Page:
Inhibition of Sorbitol Production in Human Lenses by an Aldose Reductase Inhibitor
Clear and cataractous non-diabetic, human lenses were obtained from eye bank eyes or at the time of routine cataract extraction. Fresh lenses were assayed for glucose, sorbitol, fructose, and aldose reductase and polyol dehydrogenase activities. A significant drop in aldose reductase actvity occurs during cataractogenesis. Clear and cataractous lenses were incubated in either 5.5 mM or 35.5 mM glucose medium with or without the aldose reductase inhibitor AY22,284 (1,3-dioxo-1H-benz-[de]-isoquino-line-2-(3H) acetic acid) present in a final concentration of 4× 10−4 M. In the presence of high glucose, both the clear and cataractous lenses accumulate significant levels of sorbitol, fructose, and a high percentage gain sufficient water to rupture spontaneously. Due to the significant swelling of cataractous lenses in control medium, and the high rate of spontaneous rupture in high-glucose medium it was not possible to correlate the net sorbitol accumulation with the net change in wet weight. The presence of the aldose reductase inhibitor completely blocked net sorbitol accumulation and reduced fructose accumulation. This reduction occurred in the presence of high lenticular glucose levels and unchanged polyol dehydrogenase activity. The similarity of the human and animal lenticular responses to high glucose is striking (van Heyningen 1959a; Chylack & Kinoshita 1969). The relevance of this to’ senile’ cataract formation in diabetics and the promise of aldose reductase inhibitors as a medical treatment for cataracts are discussed.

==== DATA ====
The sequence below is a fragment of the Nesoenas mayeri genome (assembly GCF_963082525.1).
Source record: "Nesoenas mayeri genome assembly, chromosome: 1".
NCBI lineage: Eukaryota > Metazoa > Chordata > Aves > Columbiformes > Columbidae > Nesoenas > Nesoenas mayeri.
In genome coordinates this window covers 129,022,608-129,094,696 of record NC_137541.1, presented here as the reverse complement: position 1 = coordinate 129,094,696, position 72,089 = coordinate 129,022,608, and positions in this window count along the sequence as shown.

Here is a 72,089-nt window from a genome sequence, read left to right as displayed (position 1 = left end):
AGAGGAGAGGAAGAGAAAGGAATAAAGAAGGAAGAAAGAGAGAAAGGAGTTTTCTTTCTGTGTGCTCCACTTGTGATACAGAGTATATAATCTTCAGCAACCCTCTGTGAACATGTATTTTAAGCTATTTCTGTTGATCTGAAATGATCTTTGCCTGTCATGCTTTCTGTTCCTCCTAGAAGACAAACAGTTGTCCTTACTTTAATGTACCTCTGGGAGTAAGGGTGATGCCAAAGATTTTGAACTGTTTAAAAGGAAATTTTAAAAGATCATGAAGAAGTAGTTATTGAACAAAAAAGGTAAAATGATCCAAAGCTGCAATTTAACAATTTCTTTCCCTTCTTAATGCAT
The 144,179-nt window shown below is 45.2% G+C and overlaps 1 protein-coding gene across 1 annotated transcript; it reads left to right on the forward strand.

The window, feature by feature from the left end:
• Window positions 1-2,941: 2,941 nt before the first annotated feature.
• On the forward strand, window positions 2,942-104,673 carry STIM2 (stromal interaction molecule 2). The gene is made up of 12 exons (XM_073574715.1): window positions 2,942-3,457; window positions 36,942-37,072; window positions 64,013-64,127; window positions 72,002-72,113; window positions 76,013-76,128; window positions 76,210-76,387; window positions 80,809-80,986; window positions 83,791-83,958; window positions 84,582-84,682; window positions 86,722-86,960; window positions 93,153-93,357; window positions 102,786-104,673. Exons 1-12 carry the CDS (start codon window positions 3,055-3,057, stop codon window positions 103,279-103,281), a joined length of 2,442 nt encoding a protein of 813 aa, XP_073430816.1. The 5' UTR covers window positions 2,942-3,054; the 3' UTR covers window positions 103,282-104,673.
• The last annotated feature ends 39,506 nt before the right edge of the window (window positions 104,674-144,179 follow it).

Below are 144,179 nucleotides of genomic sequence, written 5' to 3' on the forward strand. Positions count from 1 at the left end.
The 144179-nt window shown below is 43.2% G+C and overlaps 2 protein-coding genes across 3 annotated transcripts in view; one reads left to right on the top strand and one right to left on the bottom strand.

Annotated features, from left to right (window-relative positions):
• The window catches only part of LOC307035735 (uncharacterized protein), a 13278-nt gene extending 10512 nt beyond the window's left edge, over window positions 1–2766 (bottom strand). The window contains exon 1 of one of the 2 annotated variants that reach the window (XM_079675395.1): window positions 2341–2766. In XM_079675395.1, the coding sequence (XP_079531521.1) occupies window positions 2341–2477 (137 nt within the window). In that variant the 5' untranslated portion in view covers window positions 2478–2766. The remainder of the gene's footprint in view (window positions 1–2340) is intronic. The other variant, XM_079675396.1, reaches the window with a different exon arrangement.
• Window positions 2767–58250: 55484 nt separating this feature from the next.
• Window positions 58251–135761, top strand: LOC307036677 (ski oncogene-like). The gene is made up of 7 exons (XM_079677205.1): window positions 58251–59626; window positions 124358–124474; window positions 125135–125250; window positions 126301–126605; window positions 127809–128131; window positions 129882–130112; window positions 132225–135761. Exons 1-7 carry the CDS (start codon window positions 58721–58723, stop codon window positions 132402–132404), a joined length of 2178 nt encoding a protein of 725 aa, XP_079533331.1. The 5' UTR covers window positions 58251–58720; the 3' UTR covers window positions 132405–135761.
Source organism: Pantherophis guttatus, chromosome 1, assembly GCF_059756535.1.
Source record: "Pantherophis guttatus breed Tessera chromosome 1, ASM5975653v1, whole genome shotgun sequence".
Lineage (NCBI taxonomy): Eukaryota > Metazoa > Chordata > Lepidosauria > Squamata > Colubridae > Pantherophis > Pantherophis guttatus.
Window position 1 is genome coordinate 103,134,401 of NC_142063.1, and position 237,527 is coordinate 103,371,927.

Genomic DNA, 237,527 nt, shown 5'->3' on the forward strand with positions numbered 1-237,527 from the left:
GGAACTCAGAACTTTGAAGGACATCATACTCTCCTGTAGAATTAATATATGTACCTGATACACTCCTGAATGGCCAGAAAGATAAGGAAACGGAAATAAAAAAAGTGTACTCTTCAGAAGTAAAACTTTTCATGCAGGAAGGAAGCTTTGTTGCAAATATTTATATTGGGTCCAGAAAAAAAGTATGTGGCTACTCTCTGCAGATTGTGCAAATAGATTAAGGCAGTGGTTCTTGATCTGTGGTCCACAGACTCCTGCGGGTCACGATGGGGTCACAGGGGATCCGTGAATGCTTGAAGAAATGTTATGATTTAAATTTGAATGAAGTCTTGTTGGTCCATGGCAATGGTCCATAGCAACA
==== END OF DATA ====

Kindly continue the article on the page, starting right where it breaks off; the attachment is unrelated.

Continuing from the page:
KeywordsAldose Reductase Glucose Medium Cataract Formation Human Lens Aldose Reductase Inhibitor
Unable to display preview. Download preview PDF.
- Chylack, L.T., Jr.: Classification of human cataracts. Archs. Ophthal (1978) (In Press).Google Scholar
- Epstein, D.L. Reversible unilateral lens opacities in a diabetic patient. Archs. Ophthal. 94: 461–463 (1976).Google Scholar
- Granstrom, K.D. Reflaktionsverauderingen bei diabetes mellitus. Acta Ophthal. 11: 1–160 (1933).Google Scholar
- Hayman, S., Lou, M.F., Merola, L.O. & Kinoshita, J.H. Aldose reductase activity in the lens and other tissues. Biochim. biophys. Acta 128: 474–482 (1966).Google Scholar
- Hockwin, O. & Koch, H.R. Combined noxius influence in Cataract and Abnormalities of the lens. (ed. Bellows, J.G.) Grune and Stratton, New York, 1975, pp. 243–254.Google Scholar
- Kuck, J.F., Jr. Sorbitol pathway metabolites in the diabetic rabbit lens. Invest. Ophthal. 5: 65–74 (1966).Google Scholar
- O’Brien, C.S., Molsberry, J.M. & Allen, J.H. Diabetic cataract incidence and morphology in 126 young diabetic patients. J. Am. med. Ass. 103: 892–897 (1934).Google Scholar
- O’Brien, C.S. & Allen, J.H. Ocular changes in young diabetic patients. J. Am. med. Ass.120: 190–192 (1942).Google Scholar
- Roe, J.H. A colorimetric method for the determination of fructose in blood and urine. J. biol. Chem. 107: 15–22 (1934).Google Scholar
- van Heyningen, R. Metabolism of xylose by the lens. Biochem. J. 73: 197–207 (1959b).Google Scholar